2020 – an uncertain future for tax planning

With the UK teetering on the edge of a general election which could see fundamental changes being made to the country's economic policies, any review of the tax landscape in 2020 must be guided by the measures the parties have pledged in their election manifestos. Ed Cubitt and Christopher Groves from Withers writes

Ed Cubitt

Christopher Groves

The big theme of Tory messaging over the past months has been about lowering the tax burden – and not just for those at the bottom end of the scale. But the widely publicised promise made by Boris Johnson to increase the higher rate of income tax threshold from the current £50,000 ($64,676) to £80,000 has not crystallised into a manifesto commitment.

Instead, the Conservative election manifesto pledges to freeze income tax, VAT and national insurance rates. In addition to this, the Conservatives have promised to raise the national insurance (‘NI’) threshold to £9,500 next year, with the goal eventually to raise it to £12,500. The current primary NI threshold is already £8,632, so this first increase in the threshold would lead to a modest initial saving for affected taxpayers of around £100.

In contrast, Labour has confirmed its plan to bring in a 50% rate of income tax for those earning over £125,000 (dubbed the 'super-rich rate'), with the current additional rate of 45% kicking in from a new lower level of £80,000.

Johnson had also mooted the idea of bringing the top rate of stamp duty land tax (SDLT) down to 7%. Instead, the Conservative manifesto promises no changes to the current SDLT rates, except to impose a new surcharge on residential property purchases by non-UK residents of up to 3%. This would give a highest possible effective rate of SDLT of 18% for non-UK resident buyers.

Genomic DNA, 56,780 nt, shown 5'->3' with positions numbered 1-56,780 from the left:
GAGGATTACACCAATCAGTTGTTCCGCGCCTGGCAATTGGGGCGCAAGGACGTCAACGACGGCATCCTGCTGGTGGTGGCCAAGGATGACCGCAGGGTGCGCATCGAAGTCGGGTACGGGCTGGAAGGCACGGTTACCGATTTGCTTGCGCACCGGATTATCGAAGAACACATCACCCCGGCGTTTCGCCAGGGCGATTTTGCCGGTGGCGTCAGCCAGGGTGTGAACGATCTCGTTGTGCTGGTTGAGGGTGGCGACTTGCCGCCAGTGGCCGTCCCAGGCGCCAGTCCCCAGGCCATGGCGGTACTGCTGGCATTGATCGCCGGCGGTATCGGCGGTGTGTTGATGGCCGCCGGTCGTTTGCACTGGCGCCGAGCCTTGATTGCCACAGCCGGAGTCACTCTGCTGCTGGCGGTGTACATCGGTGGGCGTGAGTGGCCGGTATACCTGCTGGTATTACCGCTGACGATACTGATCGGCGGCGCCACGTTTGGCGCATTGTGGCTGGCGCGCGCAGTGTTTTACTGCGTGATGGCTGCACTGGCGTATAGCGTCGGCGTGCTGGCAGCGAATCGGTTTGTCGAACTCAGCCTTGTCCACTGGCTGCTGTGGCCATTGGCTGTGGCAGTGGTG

Not to be outdone, under Labour's 'Fair Tax Programme', an extra set of policies published after the manifesto on 23rd November, the party promises an offshore company property levy of 20% on purchases of residential property. A levy on second homes used as holiday homes would also be introduced, equivalent to 200% of the current council tax bill for the property.

In addition, councils would be given the power to impose taxes on the owners of properties which have been vacant for over a year. Further reforms to property ownership include an extension of the right to enfranchisement for leaseholders, rent caps on landlords and an increase in transparency in land ownership. Given the already relatively transparent system of ownership of registered land in the UK, this last reform looks like it is aimed squarely at those making use of nominee owners for the purpose of discretion.

Labour also pledges to equalise the tax treatment of capital gains and income, taxing both at income tax rates. In light of the party's promise to introduce a new 50% income tax rate, this policy would see a dramatic increase in capital gains tax rates, the highest of which is currently only 28%.

A Labour government would also clamp down on non-domiciled status, with a promise to scrap the remittance basis of taxation. This would mean current non-domiciled UK residents would face being taxed on their worldwide income and gains on an arising basis. It's possible that the remittance basis could be claimed by those only temporarily in the UK, but there is no indication as to when the ‘temporary’ label would cease to apply.

The Chancellor, Sajid Javid, himself a professed ‘low-tax guy’, had hinted that inheritance tax was on his mind, but no cuts to the tax have been pledged. Labour's expected policy of a lifetime gift tax has not materialised.

Instead, the party has promised to reverse what it describes as George Osborne's inheritance tax cut. This is likely to mean the scrapping of the residence nil rate band, which currently allows married couples to leave (broadly) up to £300,000 extra of inheritance tax-free property to their children or grandchildren in the form of residential property.

As was expected in light of their spending promises, the Conservative party has backed away from some of the hints made about big tax cuts over the past several months, while Labour is proposing a radical shake-up of the taxation system: two strikingly different visions for country proposed by two very different political forces.

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